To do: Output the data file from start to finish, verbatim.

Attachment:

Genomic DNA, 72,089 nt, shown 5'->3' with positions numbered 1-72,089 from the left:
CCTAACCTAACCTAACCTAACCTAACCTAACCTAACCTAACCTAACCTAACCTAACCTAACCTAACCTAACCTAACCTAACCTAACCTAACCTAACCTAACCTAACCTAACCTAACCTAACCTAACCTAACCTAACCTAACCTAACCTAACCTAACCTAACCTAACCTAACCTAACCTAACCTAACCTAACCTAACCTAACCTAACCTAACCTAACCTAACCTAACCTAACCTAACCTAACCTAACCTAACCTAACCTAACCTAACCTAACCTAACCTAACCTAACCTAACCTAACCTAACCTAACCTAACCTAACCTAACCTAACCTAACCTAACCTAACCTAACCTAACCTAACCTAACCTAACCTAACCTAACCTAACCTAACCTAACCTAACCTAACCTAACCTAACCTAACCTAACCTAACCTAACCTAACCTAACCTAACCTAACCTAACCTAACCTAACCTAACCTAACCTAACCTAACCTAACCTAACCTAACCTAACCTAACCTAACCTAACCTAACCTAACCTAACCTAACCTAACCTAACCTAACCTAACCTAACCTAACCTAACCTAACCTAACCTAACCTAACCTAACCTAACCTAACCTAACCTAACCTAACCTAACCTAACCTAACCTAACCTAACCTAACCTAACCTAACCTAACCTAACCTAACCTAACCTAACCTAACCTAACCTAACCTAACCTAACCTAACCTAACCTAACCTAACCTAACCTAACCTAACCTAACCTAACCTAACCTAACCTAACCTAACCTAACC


Genomic DNA, 72,089 nt, shown 5'->3' with positions numbered 1-72,089 from the left:
CCTAACCTAACCTAACCTAACCTAACCTAACCTAACCTAACCTAACCTAACCTAACCTAACCTAACCTAACCTAACCTAACCTAACCTAACCTAACCTAACCTAACCTAACCTAACCTAACCTAACCTAACCTAACCTAACCTAACCTAACCTAACCTAACCTAACCTAACCTAACCTAACCTAACCTAACCTAACCTAACCTAACCTAACCTAACCTAACCTAACCTAACCTAACCTAACCTAACCTAACCTAACCTAACCTAACCTAACCTAACCTAACCTAACCTAACCTAACCTAACCTAACCTAACCTAACCTAACCTAACCTAACCTAACCTAACCTAACCTAACCTAACCTAACCTAACCTAACCTAACCTAACCTAACCTAACCTAACCTAACCTAACCTAACCTAACCTAACCTAACCTAACCTAACCTAACCTAACCTAACCTAACCTAACCTAACCTAACCTAACCTAACCTAACCTAACCTAACCTAACCTAACCTAACCTAACCTAACCTAACCTAACCTAACCTAACCTAACCTAACCTAACCTAACCTAACCTAACCTAACCTAACCTAACCTAACCTAACCTAACCTAACCTAACCTAACCTAACCTAACCTAACCTAACCTAACCTAACCTAACCTAACCTAACCTAACCTAACCTAACCTAACCTAACCTAACCTAACCTAACCTAACCTAACCTAACCTAACCTAACCTAACCTAACCTAACCTAACCTAACCTAACCTAACCTAACCTAACCTAACCTAACCTAACC